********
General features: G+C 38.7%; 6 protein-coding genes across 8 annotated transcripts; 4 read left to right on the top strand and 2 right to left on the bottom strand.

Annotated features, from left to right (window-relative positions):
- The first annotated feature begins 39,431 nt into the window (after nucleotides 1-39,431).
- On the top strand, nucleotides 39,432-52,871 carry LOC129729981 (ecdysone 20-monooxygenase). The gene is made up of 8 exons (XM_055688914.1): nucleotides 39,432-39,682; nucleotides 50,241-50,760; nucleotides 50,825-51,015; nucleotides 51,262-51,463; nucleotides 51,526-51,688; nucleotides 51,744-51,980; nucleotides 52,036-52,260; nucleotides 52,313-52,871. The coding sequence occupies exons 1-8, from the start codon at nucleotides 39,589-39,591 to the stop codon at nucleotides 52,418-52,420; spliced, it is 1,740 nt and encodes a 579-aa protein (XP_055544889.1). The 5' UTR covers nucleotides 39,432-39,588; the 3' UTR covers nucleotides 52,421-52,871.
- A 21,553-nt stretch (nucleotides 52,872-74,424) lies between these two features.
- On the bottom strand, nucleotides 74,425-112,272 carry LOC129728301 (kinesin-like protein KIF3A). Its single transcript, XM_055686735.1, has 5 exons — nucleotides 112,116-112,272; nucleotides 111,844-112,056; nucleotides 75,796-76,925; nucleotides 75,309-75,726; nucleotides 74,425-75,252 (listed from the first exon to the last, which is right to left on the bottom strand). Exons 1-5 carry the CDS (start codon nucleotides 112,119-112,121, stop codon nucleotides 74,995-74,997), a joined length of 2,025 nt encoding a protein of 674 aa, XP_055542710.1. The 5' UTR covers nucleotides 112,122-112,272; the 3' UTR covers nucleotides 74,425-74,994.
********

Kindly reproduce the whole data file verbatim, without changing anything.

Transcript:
General features: G+C 38.7%; 6 protein-coding genes across 8 annotated transcripts; 4 read left to right on the top strand and 2 right to left on the bottom strand.

Annotated features, from left to right (window-relative positions):
- The first annotated feature begins 39,431 nt into the window (after nucleotides 1-39,431).
- On the top strand, nucleotides 39,432-52,871 carry LOC129729981 (ecdysone 20-monooxygenase). The gene is made up of 8 exons (XM_055688914.1): nucleotides 39,432-39,682; nucleotides 50,241-50,760; nucleotides 50,825-51,015; nucleotides 51,262-51,463; nucleotides 51,526-51,688; nucleotides 51,744-51,980; nucleotides 52,036-52,260; nucleotides 52,313-52,871. The coding sequence occupies exons 1-8, from the start codon at nucleotides 39,589-39,591 to the stop codon at nucleotides 52,418-52,420; spliced, it is 1,740 nt and encodes a 579-aa protein (XP_055544889.1). The 5' UTR covers nucleotides 39,432-39,588; the 3' UTR covers nucleotides 52,421-52,871.
- A 21,553-nt stretch (nucleotides 52,872-74,424) lies between these two features.
- On the bottom strand, nucleotides 74,425-112,272 carry LOC129728301 (kinesin-like protein KIF3A). Its single transcript, XM_055686735.1, has 5 exons — nucleotides 112,116-112,272; nucleotides 111,844-112,056; nucleotides 75,796-76,925; nucleotides 75,309-75,726; nucleotides 74,425-75,252 (listed from the first exon to the last, which is right to left on the bottom strand). Exons 1-5 carry the CDS (start codon nucleotides 112,119-112,121, stop codon nucleotides 74,995-74,997), a joined length of 2,025 nt encoding a protein of 674 aa, XP_055542710.1. The 5' UTR covers nucleotides 112,122-112,272; the 3' UTR covers nucleotides 74,425-74,994.